Daily headlines

A fracking week in Westminster (10-14th February)

21st February 2014

Transcripts of last week’s parliamentary questions on:

  • On-the-ground inspections of drilling rigs by the Environment Agency and Health and Safety Executive
  • Cost to the country of tax breaks for shale gas companies
  • Cost of policing anti fracking protests
  • Financial and economic benefits of fracking
  • Liabilities scheme for fracking companies that go bust

 With thanks to theyworkforyou.com

13/2/14
Question by Mark Menzies (Fylde, Conservative)
What on-the-ground inspections have been planned by the Environment Agency for the two new proposed shale gas drilling sites in Fylde.

Answer from Dan Rogerson, Environment Minister
If the sites identified by Cuadrilla at Little Plumpton and Roseacre are granted planning permission along with the required permits from the Environment Agency, the Agency would inspect the sites during the preparatory works and the operational life of the sites, as well as at the end of operations. This would be done at a frequency appropriate to the risks that the sites present to the environment.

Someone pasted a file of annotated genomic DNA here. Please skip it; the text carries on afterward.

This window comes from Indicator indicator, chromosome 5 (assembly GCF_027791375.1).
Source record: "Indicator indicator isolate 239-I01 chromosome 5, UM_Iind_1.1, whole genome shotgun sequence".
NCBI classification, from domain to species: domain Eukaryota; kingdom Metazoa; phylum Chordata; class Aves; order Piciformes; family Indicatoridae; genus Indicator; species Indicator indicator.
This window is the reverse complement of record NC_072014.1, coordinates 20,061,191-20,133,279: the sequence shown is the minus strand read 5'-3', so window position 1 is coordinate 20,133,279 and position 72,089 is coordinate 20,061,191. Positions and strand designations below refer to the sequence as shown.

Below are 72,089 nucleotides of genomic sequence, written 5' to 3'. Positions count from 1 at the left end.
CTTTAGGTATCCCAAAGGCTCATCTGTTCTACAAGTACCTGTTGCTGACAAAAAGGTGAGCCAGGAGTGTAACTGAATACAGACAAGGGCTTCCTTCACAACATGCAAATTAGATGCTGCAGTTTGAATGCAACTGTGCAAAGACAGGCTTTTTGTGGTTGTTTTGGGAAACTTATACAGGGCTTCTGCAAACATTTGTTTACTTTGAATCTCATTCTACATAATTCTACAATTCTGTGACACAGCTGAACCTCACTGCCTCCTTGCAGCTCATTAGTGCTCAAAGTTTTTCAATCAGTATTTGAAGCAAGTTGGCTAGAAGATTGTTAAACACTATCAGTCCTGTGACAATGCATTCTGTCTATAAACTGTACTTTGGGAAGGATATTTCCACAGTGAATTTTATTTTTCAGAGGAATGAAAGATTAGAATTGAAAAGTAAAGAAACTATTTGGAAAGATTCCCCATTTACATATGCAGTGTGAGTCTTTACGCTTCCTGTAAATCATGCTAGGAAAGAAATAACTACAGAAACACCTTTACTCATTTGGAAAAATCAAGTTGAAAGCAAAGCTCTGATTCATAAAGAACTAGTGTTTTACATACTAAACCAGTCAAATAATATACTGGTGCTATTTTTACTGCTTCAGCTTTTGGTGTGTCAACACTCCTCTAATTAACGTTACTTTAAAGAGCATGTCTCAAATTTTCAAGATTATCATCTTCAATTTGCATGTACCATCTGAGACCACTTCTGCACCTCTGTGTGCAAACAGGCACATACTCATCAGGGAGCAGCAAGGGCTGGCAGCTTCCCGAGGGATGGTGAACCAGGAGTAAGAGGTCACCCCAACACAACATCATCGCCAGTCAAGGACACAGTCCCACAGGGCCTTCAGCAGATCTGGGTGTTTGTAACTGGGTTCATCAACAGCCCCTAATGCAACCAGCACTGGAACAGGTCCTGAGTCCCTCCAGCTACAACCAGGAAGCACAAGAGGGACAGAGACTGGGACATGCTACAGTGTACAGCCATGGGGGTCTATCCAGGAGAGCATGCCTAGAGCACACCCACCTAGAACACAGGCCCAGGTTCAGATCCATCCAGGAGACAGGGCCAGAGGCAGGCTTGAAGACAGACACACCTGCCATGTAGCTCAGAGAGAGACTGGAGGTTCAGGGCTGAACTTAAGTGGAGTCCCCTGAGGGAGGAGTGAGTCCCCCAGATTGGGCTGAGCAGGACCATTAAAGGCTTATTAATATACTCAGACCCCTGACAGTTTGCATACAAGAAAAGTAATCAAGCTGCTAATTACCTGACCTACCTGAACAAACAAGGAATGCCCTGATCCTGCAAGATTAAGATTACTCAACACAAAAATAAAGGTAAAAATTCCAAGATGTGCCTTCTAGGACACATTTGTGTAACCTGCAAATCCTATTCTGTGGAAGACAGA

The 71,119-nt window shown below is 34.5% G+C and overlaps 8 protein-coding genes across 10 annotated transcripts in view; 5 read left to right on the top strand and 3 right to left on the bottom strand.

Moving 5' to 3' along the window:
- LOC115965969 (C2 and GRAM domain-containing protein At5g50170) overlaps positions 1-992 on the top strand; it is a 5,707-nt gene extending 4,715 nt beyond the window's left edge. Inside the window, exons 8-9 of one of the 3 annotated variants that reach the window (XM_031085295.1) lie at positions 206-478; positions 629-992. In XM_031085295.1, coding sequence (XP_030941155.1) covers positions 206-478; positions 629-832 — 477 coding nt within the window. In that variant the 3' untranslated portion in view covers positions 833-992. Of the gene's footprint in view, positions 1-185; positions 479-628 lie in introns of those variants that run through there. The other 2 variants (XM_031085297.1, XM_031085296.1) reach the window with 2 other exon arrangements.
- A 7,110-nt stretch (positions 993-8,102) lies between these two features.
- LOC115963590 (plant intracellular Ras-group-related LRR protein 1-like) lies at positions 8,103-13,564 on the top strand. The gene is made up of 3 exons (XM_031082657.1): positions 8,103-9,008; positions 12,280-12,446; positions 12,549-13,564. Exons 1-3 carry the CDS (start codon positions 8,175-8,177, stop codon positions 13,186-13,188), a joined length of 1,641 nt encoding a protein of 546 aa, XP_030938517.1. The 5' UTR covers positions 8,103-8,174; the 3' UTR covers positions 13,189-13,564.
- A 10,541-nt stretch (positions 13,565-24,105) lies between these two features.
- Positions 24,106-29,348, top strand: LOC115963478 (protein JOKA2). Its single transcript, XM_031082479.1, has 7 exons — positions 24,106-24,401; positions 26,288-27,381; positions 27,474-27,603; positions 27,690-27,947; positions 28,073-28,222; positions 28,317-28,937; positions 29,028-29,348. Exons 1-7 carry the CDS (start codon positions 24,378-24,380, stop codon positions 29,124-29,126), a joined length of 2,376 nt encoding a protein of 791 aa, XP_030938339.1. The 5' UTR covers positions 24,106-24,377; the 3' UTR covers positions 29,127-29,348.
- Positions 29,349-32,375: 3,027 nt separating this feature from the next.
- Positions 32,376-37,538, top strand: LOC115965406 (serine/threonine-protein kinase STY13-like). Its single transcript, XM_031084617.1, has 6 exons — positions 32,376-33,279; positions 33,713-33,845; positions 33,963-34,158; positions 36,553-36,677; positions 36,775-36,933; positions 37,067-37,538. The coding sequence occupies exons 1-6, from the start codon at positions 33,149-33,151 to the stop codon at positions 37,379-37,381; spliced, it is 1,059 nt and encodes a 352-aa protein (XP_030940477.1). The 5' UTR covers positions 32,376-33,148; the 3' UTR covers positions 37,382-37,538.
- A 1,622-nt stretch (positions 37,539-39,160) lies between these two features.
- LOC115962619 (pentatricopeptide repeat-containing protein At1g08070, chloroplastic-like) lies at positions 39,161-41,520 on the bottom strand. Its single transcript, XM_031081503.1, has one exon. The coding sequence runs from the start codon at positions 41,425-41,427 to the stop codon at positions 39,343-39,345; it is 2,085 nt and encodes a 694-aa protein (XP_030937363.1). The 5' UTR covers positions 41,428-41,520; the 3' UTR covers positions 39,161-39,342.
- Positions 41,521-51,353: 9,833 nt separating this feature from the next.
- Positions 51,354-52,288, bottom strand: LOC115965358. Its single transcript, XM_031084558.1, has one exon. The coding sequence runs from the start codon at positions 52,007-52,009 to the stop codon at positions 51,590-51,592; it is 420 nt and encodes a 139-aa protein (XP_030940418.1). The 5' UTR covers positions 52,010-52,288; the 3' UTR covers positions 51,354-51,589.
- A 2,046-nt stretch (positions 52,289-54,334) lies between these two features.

Once operational work has begun, the Health and Safety Executive and the Environment Agency will conduct joint inspections of the key operations at the sites. These meetings and visits may include other licensing or statutory bodies as appropriate

Question by Bridget Phillipson, Houghton and Sunderland South, Labour
What estimate has been made of the cost to the public purse of providing companies investing in the exploitation of onshore oil and gas and including shale gas an allowance equal to 75 per cent of their capital spend on such projects.